Keep ads fresh and relevant to the show to mitigate listener burnout over multiple episodes. This can mean going back and forth with a podcaster at first, asking for revisions to ensure an episode’s content fits with your overall brand. Remember, don’t be afraid to take advice from the podcaster. They’ve built their audiences from the ground up (often times over years) and will understand how their audience will react to certain messages.
Hosts can help you to understand who their audience is, whether they match with your product, and will ultimately help you reach them in a way that feels authentic.
We live in an age of instant results and feedback. I’d be lying if I said that I don’t check my ads’ performance within the first hour of their launch. As marketers, we love to see when things are working and hate uncertainty. Unique to podcast ads is their delayed benefit, as people listen in the days after its release, or listen to back-catalogues when discovering a new show they like. More on back-catalogue listeners later.
One of the biggest appeals of podcasts is the ability for listeners to tune-in on their own time. By subscribing to a show on iTunes, Spotify, or another major podcast provider, they gain access to episodes immediately upon release. These downloads make up the number podcasters will quote you when they talk about a show’s performance. Downloads are the best indicator of ad delivery in podcasts at the moment.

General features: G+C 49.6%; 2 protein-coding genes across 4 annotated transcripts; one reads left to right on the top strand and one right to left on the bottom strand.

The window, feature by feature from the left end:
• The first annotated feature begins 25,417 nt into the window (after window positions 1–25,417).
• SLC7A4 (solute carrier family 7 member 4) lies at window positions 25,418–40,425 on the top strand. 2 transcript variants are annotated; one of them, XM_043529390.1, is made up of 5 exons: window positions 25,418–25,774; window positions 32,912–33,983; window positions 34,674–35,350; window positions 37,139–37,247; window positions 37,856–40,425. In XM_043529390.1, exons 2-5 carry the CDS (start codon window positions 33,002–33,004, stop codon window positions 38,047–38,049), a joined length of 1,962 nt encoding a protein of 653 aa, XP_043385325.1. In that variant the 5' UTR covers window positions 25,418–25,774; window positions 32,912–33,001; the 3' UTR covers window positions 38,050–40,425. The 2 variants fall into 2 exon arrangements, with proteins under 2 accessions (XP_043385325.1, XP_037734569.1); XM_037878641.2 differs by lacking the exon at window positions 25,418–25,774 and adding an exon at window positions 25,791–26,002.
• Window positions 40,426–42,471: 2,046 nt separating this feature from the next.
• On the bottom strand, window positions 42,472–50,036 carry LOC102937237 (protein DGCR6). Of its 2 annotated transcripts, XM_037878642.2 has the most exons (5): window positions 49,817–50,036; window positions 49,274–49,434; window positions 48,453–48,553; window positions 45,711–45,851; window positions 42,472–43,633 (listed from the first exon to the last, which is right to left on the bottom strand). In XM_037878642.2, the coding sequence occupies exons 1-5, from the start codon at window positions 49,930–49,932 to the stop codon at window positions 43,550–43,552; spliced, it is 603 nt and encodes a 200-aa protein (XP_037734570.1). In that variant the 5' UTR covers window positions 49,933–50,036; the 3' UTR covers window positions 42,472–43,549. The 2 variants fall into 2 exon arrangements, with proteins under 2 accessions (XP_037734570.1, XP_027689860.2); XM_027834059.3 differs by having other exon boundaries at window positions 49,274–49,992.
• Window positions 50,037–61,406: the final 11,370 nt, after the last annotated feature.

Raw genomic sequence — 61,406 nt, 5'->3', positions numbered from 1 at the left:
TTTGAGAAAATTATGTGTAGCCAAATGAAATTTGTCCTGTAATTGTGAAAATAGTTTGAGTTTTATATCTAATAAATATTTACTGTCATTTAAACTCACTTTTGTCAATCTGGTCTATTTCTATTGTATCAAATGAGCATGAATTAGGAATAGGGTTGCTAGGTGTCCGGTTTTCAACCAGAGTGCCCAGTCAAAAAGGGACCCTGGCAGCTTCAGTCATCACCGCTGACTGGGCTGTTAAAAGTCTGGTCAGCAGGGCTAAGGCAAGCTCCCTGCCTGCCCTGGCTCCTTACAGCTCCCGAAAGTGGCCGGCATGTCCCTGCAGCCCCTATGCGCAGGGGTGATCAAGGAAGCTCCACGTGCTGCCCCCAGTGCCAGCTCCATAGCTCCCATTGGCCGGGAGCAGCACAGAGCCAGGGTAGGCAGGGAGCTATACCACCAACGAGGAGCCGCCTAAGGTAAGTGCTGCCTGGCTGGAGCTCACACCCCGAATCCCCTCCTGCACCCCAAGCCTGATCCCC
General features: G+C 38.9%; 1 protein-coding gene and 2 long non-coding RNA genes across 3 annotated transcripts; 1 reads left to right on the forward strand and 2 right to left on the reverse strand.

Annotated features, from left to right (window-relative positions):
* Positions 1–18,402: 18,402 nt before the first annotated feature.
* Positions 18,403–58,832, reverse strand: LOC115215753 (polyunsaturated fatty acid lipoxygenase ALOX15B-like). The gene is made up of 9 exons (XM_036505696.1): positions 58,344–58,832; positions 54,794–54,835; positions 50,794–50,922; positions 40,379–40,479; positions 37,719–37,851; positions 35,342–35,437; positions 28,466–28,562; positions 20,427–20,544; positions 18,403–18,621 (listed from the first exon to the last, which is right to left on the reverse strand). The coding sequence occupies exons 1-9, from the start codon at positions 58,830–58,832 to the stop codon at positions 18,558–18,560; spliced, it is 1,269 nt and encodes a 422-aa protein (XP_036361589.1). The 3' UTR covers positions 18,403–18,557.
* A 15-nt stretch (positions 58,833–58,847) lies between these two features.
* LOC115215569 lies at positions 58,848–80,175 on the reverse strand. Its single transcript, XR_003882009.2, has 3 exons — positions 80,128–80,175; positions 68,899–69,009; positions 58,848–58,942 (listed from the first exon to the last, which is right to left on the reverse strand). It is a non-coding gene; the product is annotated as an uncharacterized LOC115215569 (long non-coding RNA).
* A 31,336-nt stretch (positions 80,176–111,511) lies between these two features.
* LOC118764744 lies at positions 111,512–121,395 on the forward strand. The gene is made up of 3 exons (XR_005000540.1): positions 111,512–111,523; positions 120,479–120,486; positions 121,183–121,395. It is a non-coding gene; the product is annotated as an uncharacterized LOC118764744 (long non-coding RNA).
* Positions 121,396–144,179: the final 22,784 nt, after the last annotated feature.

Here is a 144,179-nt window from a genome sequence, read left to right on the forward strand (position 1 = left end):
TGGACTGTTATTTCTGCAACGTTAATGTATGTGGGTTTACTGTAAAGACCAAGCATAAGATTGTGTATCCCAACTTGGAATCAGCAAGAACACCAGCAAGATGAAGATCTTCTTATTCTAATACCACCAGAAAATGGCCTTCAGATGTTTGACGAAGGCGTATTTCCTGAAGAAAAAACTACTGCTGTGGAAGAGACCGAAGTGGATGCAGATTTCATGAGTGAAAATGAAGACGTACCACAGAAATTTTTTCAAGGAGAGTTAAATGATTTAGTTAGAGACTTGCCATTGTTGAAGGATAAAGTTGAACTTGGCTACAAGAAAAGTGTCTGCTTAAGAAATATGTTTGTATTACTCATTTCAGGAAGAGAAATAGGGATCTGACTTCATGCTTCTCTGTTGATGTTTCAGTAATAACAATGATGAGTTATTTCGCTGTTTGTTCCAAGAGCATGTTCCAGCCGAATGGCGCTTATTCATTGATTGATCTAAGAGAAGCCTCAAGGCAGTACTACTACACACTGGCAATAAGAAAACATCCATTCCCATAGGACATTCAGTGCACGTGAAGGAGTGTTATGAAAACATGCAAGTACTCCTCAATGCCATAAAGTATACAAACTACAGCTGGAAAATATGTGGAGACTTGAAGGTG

A great majority of these downloads will happen in the hours post-release. But there’s no way to check when a podcast is listened to, and many people delay streaming a show for several days. This means you may see some initial traffic to your site from podcasts on the day of release and then a steady amount in the days, and sometimes weeks, following an episode’s release.
Back to those back-catalogue listeners I teased above. As new listeners discover podcasts, the majority will listen to at least some past shows to learn more. While listening to historical episodes, they’ll hear weeks or months worth of content over a short period of time.
By developing ads with the podcaster, you prevent ad over-exposure among these listeners. You can instead encourage audiences to listen through to see what else hosts have to say about the product as your story with them progresses. With consistency, you’ll be able to reach these people multiple times in rapid succession. Stats show that over 60% of podcast listeners seek out more information about featured products. Knowing this, there’s a high likelihood that if you stick with a podcast, their growth will be your growth, too.
Podcasts allow you to get more creative with your advertising and reap engagement from a devoted and receptive audience. Ensure ads are tailored and use an authentic voice to match the show, so you can tap into engaged markets. By running ads across multiple shows, you can benefit from building a relationship with the audience through the host. Plus, you’ll continue to see results in the weeks and months following the initial release of the episodes you’re featured on.
Matt McGlashan is a Media Specialist at Trampoline. Want his help incorporating podcast ads into your media strategy? Get in touch at [email protected]